Which British bird was killed and imprisoned in cages due to its habit of attacking the blossom of commercial fruit trees?
There was a small mixed orchard of apple and pear trees a few yards away from my farm during the 1950s and close to a farm laborer’s cottage that stood derelict. The occupier had not been seen since World War 11. When I wandered down to the orchard during the March to May period, I would almost certainly spot several bullfinches voraciously attacking the fruit buds on both types of tree. It was a fairly common bird. Reports at the time were that bullfinch numbers had risen during the early part of the 20th century and I was confident that I would likely see 5 to 10 of these birds during any of my bird watching excursions. I had to look closely because they were fairly shy.
The bullfinch is a striking bird, with a compact body, about 6 inches (15 cm) in length, and the male has a distinctive black cap, rose-red underparts and a white rump. The female is more pinkish gray. They were common and widely distributed back then, and reports were that their numbers had continuously increased since the start of the 20th century. Bullfinches generally remain in the same area throughout their lives, although some move short distances during harsh winter conditions. There is nothing more delightful to see than watching a red-breasted bullfinch pecking away in the snow. In winter, they are joined by the slightly larger bullfinches from northern Europe who move south in search of food.
Bullfinches have experienced a checkered career. Long time ago, their appearance and melodic song caused them to be caught and caged, and some of their owners would teach them to imitate a bird flute. Legislation ending the sale of wild birds stopped this practice in the UK.. However, the birds’ custom of eating flower buds from fruit trees got them into trouble during the 1950s to early 1970s. They were considered a pest by commercial fruit growers and a license could be obtained to cull their numbers. Annually, any thousands were legally trapped and killed during this period, although there was no serious impact on their overall number. From 1977 to 1982 the population declined because of changes in farming practices but has since stabilized to about 200,000 pairs, a 35 percent decline over the mid-1970s. It is a species of bird where the female is the dominant partner, especially during the mating season, and the bird increasingly has found the courage to visit bird feeders. It on the British amber list of threatened bird species.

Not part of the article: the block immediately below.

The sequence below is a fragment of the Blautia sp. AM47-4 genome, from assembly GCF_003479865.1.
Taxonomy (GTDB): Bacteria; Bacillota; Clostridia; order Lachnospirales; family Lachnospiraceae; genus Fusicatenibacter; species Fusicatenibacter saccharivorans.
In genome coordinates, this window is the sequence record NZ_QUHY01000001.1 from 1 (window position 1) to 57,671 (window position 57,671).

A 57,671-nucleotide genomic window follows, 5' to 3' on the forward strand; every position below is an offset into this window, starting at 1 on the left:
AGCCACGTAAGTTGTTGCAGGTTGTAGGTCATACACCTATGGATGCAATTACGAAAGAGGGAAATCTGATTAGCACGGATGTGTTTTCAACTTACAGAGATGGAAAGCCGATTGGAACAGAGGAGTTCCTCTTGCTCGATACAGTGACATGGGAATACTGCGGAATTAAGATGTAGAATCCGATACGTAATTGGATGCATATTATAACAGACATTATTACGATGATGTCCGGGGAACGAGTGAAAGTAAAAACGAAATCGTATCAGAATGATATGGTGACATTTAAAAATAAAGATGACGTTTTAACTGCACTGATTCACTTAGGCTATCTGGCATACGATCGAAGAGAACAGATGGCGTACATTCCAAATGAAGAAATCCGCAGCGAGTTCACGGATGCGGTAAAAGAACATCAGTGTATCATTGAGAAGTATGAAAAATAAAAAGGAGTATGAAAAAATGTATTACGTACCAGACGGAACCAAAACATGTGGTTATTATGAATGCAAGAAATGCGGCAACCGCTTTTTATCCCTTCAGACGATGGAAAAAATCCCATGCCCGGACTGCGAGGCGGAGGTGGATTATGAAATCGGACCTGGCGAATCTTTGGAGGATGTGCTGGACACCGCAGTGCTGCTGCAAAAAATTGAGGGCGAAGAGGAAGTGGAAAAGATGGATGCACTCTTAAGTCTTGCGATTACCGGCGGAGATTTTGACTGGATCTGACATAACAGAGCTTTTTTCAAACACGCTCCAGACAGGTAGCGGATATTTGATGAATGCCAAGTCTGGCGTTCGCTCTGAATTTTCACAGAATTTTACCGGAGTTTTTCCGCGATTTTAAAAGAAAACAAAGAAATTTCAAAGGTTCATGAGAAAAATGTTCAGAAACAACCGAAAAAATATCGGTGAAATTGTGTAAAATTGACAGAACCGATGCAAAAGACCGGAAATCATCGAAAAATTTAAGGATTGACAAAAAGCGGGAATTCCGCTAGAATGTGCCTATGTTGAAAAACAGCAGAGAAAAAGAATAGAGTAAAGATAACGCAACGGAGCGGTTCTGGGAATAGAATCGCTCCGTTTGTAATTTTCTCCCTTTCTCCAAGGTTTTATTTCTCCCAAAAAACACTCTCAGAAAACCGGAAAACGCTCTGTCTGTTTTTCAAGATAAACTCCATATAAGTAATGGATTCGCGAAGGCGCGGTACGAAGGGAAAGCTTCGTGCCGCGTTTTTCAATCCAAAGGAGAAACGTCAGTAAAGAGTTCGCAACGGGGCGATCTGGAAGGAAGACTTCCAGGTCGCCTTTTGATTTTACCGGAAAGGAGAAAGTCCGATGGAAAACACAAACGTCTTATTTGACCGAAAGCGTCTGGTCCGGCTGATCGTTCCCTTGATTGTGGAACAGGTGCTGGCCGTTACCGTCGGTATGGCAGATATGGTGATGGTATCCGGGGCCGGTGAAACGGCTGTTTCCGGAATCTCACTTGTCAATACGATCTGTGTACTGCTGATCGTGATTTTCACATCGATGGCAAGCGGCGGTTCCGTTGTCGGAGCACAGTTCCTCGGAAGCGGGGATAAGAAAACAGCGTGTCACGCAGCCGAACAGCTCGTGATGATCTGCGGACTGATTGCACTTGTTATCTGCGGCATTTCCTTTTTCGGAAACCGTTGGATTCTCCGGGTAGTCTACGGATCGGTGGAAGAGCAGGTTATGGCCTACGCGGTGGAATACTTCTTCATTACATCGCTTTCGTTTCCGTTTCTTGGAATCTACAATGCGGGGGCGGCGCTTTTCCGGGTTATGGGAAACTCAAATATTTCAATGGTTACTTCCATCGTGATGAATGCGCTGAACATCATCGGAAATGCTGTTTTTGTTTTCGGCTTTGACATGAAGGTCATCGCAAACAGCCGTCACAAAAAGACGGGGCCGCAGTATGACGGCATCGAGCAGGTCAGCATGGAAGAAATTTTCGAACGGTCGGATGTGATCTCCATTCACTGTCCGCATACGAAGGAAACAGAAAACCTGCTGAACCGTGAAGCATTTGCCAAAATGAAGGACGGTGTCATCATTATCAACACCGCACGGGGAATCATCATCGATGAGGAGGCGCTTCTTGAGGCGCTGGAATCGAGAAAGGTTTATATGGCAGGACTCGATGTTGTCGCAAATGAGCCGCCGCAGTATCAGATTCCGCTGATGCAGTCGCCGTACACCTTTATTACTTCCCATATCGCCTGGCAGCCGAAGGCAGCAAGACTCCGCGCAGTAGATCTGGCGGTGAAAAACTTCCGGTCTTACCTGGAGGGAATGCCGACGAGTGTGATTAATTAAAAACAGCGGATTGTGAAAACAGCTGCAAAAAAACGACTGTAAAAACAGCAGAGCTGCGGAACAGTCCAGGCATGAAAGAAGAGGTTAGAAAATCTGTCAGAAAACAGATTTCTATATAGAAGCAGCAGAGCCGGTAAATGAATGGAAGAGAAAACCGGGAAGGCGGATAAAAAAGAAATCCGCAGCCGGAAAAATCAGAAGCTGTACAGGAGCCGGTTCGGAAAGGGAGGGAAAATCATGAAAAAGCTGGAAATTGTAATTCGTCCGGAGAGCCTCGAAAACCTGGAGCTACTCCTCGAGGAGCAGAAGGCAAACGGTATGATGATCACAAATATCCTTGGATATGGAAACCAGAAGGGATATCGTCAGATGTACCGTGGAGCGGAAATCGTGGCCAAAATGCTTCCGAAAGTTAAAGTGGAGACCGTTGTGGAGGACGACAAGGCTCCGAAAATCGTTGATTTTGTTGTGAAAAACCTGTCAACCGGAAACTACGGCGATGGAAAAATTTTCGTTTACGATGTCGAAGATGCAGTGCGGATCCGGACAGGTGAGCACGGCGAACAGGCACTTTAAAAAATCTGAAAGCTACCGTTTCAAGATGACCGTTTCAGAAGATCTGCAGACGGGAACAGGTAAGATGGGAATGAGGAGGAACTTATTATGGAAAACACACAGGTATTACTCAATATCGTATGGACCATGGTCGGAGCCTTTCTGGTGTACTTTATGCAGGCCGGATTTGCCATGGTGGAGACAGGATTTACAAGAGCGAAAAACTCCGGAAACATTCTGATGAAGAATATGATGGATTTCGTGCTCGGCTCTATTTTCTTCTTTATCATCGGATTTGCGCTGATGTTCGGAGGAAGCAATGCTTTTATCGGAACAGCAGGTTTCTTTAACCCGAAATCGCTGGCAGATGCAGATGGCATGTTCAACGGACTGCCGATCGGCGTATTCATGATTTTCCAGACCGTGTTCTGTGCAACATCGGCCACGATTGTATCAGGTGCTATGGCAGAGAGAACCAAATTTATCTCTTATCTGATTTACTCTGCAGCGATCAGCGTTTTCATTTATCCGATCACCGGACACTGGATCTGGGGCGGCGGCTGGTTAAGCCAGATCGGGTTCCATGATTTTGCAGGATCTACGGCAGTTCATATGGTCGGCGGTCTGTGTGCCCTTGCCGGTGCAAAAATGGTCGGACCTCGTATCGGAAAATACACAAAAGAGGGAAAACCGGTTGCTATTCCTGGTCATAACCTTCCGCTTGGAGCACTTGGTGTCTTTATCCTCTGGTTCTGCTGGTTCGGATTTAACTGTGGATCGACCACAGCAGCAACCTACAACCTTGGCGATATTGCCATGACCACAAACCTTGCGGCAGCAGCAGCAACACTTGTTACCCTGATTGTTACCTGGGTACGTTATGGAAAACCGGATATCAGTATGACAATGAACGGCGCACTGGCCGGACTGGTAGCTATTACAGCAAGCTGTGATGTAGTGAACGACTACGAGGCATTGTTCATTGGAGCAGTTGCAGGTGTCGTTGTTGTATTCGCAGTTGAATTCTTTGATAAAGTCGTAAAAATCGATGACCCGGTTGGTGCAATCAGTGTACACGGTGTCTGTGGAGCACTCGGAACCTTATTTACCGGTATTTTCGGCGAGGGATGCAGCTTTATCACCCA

Moving to California in 1979, I lost contact with the bullfinch. They are not present in North America, except for the occasional vagrant that may either be an escaped cage bird or blown from Europe by strong winds or storms. The nearest good-looking equivalent I can think of is the northern cardinal but it is a species not present in California. When the COVID-19 pandemic is over, I hope to reunite with the unmistakable bullfinch during my visits to see my English families.